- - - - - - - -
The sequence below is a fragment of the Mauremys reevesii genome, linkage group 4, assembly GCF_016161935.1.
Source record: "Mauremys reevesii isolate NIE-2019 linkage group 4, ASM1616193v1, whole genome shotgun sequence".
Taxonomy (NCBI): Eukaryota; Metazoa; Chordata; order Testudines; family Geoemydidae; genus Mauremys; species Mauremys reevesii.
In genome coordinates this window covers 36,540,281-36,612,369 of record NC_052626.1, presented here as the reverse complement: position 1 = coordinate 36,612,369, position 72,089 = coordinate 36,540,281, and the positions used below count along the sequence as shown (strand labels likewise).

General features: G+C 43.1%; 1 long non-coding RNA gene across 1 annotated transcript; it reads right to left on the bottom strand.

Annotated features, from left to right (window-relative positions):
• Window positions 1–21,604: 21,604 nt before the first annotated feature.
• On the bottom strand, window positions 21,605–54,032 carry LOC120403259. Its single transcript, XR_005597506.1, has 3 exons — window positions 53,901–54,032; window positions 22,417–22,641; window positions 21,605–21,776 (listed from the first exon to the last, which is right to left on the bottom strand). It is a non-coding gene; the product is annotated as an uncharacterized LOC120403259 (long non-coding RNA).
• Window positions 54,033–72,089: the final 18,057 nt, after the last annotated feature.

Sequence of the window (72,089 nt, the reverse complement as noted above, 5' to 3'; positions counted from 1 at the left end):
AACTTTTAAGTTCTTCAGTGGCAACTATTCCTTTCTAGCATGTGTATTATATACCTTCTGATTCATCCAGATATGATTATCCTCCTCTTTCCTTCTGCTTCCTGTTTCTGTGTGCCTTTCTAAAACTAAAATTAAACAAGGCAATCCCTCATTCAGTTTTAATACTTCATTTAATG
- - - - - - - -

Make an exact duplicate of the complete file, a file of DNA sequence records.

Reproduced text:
The sequence below is a fragment of the Mauremys reevesii genome, linkage group 4, assembly GCF_016161935.1.
Source record: "Mauremys reevesii isolate NIE-2019 linkage group 4, ASM1616193v1, whole genome shotgun sequence".
Taxonomy (NCBI): Eukaryota; Metazoa; Chordata; order Testudines; family Geoemydidae; genus Mauremys; species Mauremys reevesii.
In genome coordinates this window covers 36,540,281-36,612,369 of record NC_052626.1, presented here as the reverse complement: position 1 = coordinate 36,612,369, position 72,089 = coordinate 36,540,281, and the positions used below count along the sequence as shown (strand labels likewise).

General features: G+C 43.1%; 1 long non-coding RNA gene across 1 annotated transcript; it reads right to left on the bottom strand.

Annotated features, from left to right (window-relative positions):
• Window positions 1–21,604: 21,604 nt before the first annotated feature.
• On the bottom strand, window positions 21,605–54,032 carry LOC120403259. Its single transcript, XR_005597506.1, has 3 exons — window positions 53,901–54,032; window positions 22,417–22,641; window positions 21,605–21,776 (listed from the first exon to the last, which is right to left on the bottom strand). It is a non-coding gene; the product is annotated as an uncharacterized LOC120403259 (long non-coding RNA).
• Window positions 54,033–72,089: the final 18,057 nt, after the last annotated feature.

Sequence of the window (72,089 nt, the reverse complement as noted above, 5' to 3'; positions counted from 1 at the left end):
AACTTTTAAGTTCTTCAGTGGCAACTATTCCTTTCTAGCATGTGTATTATATACCTTCTGATTCATCCAGATATGATTATCCTCCTCTTTCCTTCTGCTTCCTGTTTCTGTGTGCCTTTCTAAAACTAAAATTAAACAAGGCAATCCCTCATTCAGTTTTAATACTTCATTTAATG